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Getting Winter Tires Installed - anything special I need to do?

Discussion in 'Canada' started by tsarlsy, Nov 3, 2015.

  1. tsarlsy

    tsarlsy Member

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    Location:
    Richmond Hill, ON
    I'm getting new winter tires mounted on the stock 19" rims and using the existing TPMSes. Apart from the following, are there other things I need to be aware of?

    1. Reset the TPMS via the touchscreen (basically press then follow its instructions)
    2. Normal stuff like check tire pressure and properly torqued wheels

    Should be that simple right?
     
  2. dsm363

    dsm363 Roadster + Sig Model S

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    Is Tesla doing it? You are likely better off having a second set of rims for your winter tires. Mounting and dismounting the tires can damage them over time.
     
  3. tsarlsy

    tsarlsy Member

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    No, doing it at a reputable local tire shop. I intend to purchase aftermarket wheels next spring so won't be mounting/dismounting tires all the time.
     
  4. mrElbe

    mrElbe Member

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    Make sure to give your tire shop the lifting instructions so that they don't damage the battery.
     
  5. Bitjockey

    Bitjockey Member

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    Also warn them about the tightening torque, 129 ft/lbs, much higher than your typical car.
     
  6. evp

    evp Nerd

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    1. They might need a tutorial on the key-fob and the gear-shift. PNRD stick. Whatever.
    2. Show them how to set the suspension to max height (if you have that option)
    3. Mark the tires so they can be put on the same corners next spring
    4. Make sure they know where the lift points are so they don't damage the battery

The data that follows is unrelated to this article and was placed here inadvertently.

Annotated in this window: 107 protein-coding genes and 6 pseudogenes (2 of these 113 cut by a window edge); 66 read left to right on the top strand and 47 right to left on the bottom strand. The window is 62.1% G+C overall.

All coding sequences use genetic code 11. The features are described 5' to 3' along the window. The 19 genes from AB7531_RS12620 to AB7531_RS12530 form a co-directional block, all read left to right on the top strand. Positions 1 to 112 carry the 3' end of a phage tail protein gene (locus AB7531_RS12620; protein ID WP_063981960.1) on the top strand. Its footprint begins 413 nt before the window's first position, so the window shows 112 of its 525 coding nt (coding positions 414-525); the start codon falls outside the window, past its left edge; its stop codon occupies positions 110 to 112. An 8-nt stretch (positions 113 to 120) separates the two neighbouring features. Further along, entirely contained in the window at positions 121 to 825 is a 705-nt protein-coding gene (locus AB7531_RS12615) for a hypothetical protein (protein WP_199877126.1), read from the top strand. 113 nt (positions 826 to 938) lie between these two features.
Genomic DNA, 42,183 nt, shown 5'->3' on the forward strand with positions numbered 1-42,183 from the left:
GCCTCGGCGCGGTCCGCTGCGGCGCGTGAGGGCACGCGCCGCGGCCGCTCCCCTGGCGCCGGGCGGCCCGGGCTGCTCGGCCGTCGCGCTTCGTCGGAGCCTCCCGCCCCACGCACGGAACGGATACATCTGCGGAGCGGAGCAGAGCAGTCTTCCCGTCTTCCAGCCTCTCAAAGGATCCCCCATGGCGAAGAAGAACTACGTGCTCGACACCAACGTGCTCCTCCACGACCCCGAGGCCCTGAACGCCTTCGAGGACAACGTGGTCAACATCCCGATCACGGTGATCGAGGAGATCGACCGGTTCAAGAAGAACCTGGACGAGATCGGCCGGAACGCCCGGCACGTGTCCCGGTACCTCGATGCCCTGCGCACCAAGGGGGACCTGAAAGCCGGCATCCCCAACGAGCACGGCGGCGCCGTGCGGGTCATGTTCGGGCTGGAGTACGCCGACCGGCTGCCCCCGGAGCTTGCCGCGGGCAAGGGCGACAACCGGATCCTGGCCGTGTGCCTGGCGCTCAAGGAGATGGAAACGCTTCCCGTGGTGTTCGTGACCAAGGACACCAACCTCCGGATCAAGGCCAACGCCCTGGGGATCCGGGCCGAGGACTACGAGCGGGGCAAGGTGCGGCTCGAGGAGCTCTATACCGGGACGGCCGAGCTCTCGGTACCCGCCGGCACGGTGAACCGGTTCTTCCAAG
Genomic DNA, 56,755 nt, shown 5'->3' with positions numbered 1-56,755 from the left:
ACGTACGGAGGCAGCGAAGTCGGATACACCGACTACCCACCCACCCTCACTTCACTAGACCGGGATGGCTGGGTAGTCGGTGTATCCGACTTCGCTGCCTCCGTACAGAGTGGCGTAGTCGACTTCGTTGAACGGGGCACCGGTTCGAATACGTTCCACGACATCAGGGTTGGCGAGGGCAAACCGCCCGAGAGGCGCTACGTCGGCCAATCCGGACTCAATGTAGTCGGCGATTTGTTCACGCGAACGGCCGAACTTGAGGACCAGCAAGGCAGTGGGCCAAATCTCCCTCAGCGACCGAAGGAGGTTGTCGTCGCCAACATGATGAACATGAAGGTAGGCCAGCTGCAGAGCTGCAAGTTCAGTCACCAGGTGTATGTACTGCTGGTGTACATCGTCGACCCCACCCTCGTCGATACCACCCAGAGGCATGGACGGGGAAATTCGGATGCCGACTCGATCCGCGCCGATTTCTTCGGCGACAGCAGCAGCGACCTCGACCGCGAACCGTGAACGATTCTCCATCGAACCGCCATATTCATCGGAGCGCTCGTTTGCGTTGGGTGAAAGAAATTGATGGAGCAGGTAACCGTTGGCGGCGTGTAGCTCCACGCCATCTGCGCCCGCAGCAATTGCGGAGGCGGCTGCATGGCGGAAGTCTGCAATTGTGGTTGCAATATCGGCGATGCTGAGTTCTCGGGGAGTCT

5. They'll look at the sticker and try to set the pressure to 42. It should be at least 45, some say 50
    6. After they reset my pressures to 45, the TPMS said they were at 42. Turns out the calibration on the air compressor was off. Take it for a little drive until the TPMS recalibrates, then take it back if it turns out the pressures are wrong. (I LOVE that V7.0 finally displays the individual tire pressures!)
     
  7. Doug_G

    Doug_G Lead Moderator

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    #7 Doug_G, Nov 3, 2015
    Last edited: Nov 3, 2015
    For sure pay close attention to the wheel nut torque. It's way higher than most cars.

    Watch
    them use a torque wrench to set the torque. Don't let some minimum-wage tire jockey do it without supervision.

    Don't let them hammer the nuts on with an impact wrench, they will destroy your lug nuts. Don't even let them take them off with an impact wrench - they should break them with a breaker bar, and then they can spin them off with the impact.

    I've seen the aftermath of a friend getting his summer wheels put on at a local "very reputable tire shop" (i.e. a large chain). I had to take them off with a one-size-larger socket, because they were so badly distorted. He had to buy new lug nuts.

    If they under-torque your lug nuts, it may actually cause your rotors to warp. Not to mention that your wheels may come off the car. (Not kidding.)

    Personally, I would prominently stand there and watch everything they do. If they won't let you stand somewhere where you can see what they are doing, take your car somewhere else.

    These are not your average steelies.
     
  8. tsarlsy

    tsarlsy Member

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    Good ones, especially the lift points. Thanks!
     
  9. mknox

    mknox Well-Known Member

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    I printed out and laminated the jacking and lifting page from the PDF version of the owner's manual and leave it in the glove box. I pull it out and leave it on the dash whenever I have the car in for tire service. I also have a laminated copy of the towing instructions in case I ever need a tow from a non-Tesla service. Fortunately haven't needed to use that one yet!
     

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